Budapest Fan Club

My fan club from Budapest, Hungary checked in today!

These guys, Gabor and Kornel were one of the first distributors in Europe to sell the PYRO FireWire card my company, ADS Tech developed in 1999.

PYRO was the first IEEE 1394 OHCI FireWire card in the World!

They sold thousands of cards. If you knew what Hungary was like in 1999 you would realize what an incredible feat that was.

At the time, I thought their company was an established distributor in Hungary. Years later, I learned that they formed the company to sell PYRO and ADS was the first supplier for the company!

They are still in business today, so good on them!

Today they sent these photos with ASTEROIDS!

It’s wonderful to have support from friends around the world!

Thanks Guys!

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Mike McCoy on Coast to Coast AM

Mike McCoy will be a guest on Coast to Coast AM this coming Wednesday February 12th

10PM to Midnight 

I’ll be discussing the dangers asteroids pose to Earth, how to defend Earth from asteroid bombardment and how to survive an impact.  

You can listen on the iHeart Radio app – just search for KFI-AM Los Angeles to listen live!

Coast to Coast AM airs on over 600 stations in the US, Canada and Mexico and is heard by three million listeners weekly.

A media phenomenon, Coast to Coast AM deals with UFOs, strange occurrences, life after death, and other unexplained phenomena.


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Atlas Obscura Discovers ‘Bridge to Nowhere’


Atlas Obscura, one of my favorite sites on the internet focuses on the odd, weird, and obscure has discovered the ‘Bridge to Nowhere,’ the same bridge in my book, ASTEROIDS!

Atlas Obscura included the Bridge to Nowhere located in the San Gabriel Mountains north of Los Angeles in a roundup of eight bridges to nowhere.

Here’s what they wrote:

The Bridge to Nowhere is a truss arch bridge that was built in 1936 just north of Azusa, California in the San Gabriel Mountains. The bridge spans the East Fork of the San Gabriel River and was intended to connect the San Gabriel Valley with Wrightwood, California. During its initial construction, Los Angeles County claimed that the bridge and connected highway would be one of the most scenic roads in America.

Unfortunately, these thoughts quickly changed when the East Fork Road, which provided access to the bridge, was washed out during a massive flood in 1938, just two years after the bridge’s completion. The entire project was then abandoned, and the bridge was left forever stranded in the middle of the Sheep Mountain wilderness, without having a single car ever cross it.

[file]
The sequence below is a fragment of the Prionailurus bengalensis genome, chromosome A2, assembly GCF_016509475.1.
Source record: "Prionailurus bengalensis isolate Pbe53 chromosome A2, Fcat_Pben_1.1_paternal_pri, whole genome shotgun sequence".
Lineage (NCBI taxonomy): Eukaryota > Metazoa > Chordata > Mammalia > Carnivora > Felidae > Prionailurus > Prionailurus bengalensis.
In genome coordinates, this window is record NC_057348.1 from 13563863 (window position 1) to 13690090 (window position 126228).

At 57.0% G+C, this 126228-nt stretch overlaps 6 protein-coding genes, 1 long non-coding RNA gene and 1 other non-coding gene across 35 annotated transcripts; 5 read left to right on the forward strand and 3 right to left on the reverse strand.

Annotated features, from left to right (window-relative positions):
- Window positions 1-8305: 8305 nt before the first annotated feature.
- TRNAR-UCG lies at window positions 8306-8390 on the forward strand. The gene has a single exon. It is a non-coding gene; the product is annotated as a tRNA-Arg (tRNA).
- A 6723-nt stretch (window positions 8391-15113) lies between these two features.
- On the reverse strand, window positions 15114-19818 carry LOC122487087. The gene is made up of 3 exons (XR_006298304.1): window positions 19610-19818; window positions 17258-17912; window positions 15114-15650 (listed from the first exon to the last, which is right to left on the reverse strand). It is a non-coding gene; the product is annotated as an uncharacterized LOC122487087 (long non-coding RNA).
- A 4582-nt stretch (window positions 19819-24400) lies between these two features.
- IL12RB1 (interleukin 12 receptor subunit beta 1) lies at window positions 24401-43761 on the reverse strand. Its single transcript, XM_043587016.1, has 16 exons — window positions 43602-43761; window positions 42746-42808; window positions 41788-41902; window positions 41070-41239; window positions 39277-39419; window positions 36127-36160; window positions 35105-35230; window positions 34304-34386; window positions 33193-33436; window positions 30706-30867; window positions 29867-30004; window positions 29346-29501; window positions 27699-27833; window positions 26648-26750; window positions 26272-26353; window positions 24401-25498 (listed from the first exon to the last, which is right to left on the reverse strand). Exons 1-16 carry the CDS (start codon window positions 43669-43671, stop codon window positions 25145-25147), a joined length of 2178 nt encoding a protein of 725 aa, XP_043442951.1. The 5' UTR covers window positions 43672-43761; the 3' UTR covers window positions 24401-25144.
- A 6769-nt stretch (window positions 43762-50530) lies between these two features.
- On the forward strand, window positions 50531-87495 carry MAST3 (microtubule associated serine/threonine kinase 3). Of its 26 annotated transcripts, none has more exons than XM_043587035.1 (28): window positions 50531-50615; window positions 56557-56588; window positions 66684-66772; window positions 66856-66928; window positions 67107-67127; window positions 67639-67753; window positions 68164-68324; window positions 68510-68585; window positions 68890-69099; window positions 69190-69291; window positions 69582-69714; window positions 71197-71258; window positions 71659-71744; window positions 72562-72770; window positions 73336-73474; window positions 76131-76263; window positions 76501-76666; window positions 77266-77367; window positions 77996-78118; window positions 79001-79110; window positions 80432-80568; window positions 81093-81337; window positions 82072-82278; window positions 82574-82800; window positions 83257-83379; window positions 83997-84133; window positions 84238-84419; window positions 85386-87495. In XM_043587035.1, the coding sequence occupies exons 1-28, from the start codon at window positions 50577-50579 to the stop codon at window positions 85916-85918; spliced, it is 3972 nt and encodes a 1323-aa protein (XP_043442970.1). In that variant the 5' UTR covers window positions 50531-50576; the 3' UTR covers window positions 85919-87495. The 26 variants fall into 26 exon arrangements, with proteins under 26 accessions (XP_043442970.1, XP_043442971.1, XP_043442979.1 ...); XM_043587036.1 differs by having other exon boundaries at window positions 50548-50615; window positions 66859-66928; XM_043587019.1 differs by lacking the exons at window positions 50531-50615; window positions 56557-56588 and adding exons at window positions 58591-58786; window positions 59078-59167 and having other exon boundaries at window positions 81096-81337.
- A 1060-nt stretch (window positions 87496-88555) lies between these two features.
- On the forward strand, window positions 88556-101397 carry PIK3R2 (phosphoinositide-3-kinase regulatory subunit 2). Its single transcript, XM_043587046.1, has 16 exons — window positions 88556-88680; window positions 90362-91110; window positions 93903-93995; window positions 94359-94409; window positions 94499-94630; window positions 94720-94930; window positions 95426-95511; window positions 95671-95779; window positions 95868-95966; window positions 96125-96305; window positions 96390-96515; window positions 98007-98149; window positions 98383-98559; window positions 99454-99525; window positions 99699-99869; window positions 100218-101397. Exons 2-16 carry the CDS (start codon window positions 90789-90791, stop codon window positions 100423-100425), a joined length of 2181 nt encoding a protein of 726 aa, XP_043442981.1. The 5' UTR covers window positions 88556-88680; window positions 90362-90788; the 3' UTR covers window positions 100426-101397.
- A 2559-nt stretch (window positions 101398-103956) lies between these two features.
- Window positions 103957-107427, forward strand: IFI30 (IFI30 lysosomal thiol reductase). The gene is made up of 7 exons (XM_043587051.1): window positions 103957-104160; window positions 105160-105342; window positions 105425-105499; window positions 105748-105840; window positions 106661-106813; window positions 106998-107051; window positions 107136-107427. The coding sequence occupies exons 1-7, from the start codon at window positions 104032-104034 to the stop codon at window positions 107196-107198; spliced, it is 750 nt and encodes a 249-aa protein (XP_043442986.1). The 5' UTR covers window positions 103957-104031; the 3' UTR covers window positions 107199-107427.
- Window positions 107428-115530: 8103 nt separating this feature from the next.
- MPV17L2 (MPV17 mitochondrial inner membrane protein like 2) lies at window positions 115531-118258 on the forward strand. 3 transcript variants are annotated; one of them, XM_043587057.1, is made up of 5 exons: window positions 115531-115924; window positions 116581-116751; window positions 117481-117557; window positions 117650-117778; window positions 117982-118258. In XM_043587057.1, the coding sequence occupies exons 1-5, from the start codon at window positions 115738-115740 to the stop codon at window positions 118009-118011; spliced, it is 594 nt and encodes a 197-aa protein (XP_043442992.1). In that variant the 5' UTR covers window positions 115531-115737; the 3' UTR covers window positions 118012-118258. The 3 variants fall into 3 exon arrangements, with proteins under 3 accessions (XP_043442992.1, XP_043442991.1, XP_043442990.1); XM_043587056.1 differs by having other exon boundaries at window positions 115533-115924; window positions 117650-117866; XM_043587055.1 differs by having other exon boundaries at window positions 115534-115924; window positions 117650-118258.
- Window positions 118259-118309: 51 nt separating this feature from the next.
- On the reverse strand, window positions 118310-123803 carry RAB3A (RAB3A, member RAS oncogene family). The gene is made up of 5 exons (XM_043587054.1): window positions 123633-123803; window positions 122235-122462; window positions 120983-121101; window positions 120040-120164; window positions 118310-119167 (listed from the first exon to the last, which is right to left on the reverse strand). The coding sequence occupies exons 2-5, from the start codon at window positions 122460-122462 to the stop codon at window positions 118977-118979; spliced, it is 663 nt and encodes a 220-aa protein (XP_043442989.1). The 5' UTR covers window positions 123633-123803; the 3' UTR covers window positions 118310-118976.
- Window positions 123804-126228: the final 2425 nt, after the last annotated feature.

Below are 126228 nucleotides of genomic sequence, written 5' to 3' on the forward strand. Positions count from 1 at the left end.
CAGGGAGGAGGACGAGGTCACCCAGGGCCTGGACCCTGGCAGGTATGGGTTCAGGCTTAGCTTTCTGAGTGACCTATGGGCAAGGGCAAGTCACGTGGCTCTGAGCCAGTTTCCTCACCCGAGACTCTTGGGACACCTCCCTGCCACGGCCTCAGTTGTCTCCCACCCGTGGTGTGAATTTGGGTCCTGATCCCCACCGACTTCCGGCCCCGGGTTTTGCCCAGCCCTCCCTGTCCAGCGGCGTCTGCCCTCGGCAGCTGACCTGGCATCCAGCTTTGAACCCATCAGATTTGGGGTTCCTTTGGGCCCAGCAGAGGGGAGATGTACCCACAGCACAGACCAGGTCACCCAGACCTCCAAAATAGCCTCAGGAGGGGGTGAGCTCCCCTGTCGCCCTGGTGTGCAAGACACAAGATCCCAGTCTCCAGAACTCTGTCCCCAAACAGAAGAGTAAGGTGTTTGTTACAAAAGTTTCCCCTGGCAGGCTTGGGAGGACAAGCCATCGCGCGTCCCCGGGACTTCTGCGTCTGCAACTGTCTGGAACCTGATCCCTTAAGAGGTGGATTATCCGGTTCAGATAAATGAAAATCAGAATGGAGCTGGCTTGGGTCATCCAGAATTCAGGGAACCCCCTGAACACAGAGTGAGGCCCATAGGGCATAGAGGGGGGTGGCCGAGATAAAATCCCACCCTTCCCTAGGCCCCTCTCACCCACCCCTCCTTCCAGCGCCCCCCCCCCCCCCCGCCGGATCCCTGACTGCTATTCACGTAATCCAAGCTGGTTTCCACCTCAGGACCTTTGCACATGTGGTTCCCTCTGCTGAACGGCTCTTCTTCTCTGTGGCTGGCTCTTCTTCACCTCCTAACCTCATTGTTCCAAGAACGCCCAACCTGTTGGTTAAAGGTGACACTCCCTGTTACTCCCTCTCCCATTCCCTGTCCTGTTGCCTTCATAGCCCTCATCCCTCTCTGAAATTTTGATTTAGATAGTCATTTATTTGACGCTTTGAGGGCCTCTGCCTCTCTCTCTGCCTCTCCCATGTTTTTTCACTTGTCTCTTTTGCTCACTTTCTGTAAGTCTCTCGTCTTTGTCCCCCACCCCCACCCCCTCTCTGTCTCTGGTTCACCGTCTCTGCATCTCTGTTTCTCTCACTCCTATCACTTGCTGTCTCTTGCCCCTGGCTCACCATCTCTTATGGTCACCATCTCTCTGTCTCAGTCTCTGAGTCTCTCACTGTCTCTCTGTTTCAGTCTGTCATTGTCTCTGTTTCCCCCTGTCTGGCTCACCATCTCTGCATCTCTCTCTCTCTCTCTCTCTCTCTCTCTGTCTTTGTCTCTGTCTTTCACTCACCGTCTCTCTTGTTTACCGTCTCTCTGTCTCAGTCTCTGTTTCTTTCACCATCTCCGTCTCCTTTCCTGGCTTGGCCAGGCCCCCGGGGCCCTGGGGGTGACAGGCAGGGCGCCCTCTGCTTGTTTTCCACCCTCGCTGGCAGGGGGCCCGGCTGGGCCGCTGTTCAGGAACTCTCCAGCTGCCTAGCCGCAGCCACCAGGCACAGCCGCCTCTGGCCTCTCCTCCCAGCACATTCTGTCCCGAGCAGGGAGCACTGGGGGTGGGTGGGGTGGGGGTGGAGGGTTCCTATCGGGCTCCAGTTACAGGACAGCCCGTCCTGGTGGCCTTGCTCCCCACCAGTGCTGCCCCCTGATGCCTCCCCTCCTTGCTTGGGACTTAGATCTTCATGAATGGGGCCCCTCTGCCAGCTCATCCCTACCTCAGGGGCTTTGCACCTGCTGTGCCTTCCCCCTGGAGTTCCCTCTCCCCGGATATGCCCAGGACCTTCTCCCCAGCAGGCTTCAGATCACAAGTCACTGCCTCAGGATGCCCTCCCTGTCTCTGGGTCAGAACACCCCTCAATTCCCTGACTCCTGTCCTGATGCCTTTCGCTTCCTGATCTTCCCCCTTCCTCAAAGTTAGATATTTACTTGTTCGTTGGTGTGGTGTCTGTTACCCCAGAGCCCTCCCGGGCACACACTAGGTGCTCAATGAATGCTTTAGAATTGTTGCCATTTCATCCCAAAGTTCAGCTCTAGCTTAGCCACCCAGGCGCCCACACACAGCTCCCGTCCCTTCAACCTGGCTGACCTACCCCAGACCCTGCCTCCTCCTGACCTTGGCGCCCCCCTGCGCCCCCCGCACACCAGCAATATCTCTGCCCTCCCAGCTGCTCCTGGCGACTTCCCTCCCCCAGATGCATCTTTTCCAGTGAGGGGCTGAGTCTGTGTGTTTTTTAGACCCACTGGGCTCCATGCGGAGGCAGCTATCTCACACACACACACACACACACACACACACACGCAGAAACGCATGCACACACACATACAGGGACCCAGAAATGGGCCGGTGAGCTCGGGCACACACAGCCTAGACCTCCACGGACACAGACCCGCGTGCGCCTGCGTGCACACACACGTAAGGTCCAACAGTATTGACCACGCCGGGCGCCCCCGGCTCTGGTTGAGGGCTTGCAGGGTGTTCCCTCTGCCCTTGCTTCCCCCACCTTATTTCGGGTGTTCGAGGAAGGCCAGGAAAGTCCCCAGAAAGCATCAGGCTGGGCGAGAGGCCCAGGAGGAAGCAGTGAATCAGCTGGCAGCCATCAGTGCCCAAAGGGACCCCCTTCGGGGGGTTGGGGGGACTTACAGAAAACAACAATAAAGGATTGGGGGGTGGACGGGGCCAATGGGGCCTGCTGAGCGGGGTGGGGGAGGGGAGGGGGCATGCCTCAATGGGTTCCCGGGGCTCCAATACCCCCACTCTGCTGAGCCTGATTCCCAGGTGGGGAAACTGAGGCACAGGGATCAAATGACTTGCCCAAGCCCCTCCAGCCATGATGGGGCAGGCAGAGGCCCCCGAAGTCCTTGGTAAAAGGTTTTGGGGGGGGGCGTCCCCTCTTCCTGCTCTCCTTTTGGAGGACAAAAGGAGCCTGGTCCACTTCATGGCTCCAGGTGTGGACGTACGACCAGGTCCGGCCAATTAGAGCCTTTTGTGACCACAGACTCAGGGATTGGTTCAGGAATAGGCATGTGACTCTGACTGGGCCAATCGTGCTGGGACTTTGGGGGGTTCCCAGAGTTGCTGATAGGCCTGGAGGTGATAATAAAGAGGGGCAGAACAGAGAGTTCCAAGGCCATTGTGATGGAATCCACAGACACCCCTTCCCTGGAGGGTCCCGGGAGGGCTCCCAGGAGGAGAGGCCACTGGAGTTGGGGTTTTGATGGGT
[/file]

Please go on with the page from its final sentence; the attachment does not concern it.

Today, the bridge is only accessible by a 10-mile round-trip hike, which ascends to 2760 feet while crossing the riverbed six times. Parts of the old asphalt roadway can still be found along the East Fork Trail, as well as a number of concrete slabs which formed the foundations of bridges that were also destroyed by the flood. Despite its popularity, the trail frequently gets washed out and can be very dangerous. There have been a large number of deaths along the San Gabriel River due to travelers crossing the rough waters en route to the bridge.

The Bridge to Nowhere remains one of the most bizarre artifacts of the San Gabriel Mountains. What began as a significant state transportation initiative slowly became a desolate destination for hikers and bungee jumpers. The connected road and nearby bridges may have been crushed and ruined by countless floods, but the Bridge to Nowhere remains true, unused, and alone in the wilderness.

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A bad day for Los Angeles?

Imagine if the comet 67P/Churyumov-Gerasimenko landed on Los Angeles.

The comet is approximately 2.7 miles by 2.5 miles at its longest and widest dimensions and speeds through space at 84,000 miles per hour.

Like other comets, 67P probably originated in the Kuiper belt and was ejected towards the interior of the solar system.

There is no risk of 67P crossing paths with Earth, but if it did, it would be a very bad day for Los Angeles and the rest of Southern California.


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2020 has been busy already


My PR agent, trying to get more coverage for ASTEROIDS-Bridge to Nowhere, asked if there had been any recent asteroid near misses with Earth. Here’s what I found:

Jan 1, 2020 – Bus-size asteroid will buzz Earth at 18,400 mph on Jan. 2 – The event is set to occur just three days after five sizeable NEOs flew by the Earth on the same day.

Jan 6, 2020 – ROCKY HORROR! Asteroid that could have caused ‘Violent Sky Explosion’ powerful as 30 nukes zips past Earth. 

Jan 25, 2020 – A 32-Foot Asteroid Skimmed Earth from Very Close by Shortly After It Was Discovered. The asteroid was traveling at an incredible speed of 22,800 mph and buzzed Earth from only 37,200 miles away. The object was discovered less than 24 hours before its close flyby of Earth. Yikes!

Jan 26, 2020 – “City-Killer” Asteroid Nearly Hits Earth – it came closer to the Earth than the moon this week.

The space rock, named Asteroid 2019 OK, came hurtling toward Earth at a speed of nearly 15 miles a second. Astronomers admit they had no idea the giant rock was headed our way, because it came from the direction of the sun and only became visible a few days ago. 

It looks like 2020 will be a busy year for asteroid flyby’s. It’s only a matter of time before one smacks us!


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I Met the Owner of the Bridge to Nowhere

Last weekend I hiked up to the Bridge to Nowhere. It’s not a fictional bridge created for my book. It’s a real place! The Bridge to Nowhere was built in 1936 and spans the East Fork of the San Gabriel River. It was meant to be part of a road connecting the San Gabriel Valley with the town of Wrightwood. The road was under construction when it was washed out during the great flood of March 1st, 1938. The road project was abandoned due to the floods leaving the completed bridge stranded in the middle of nowhere.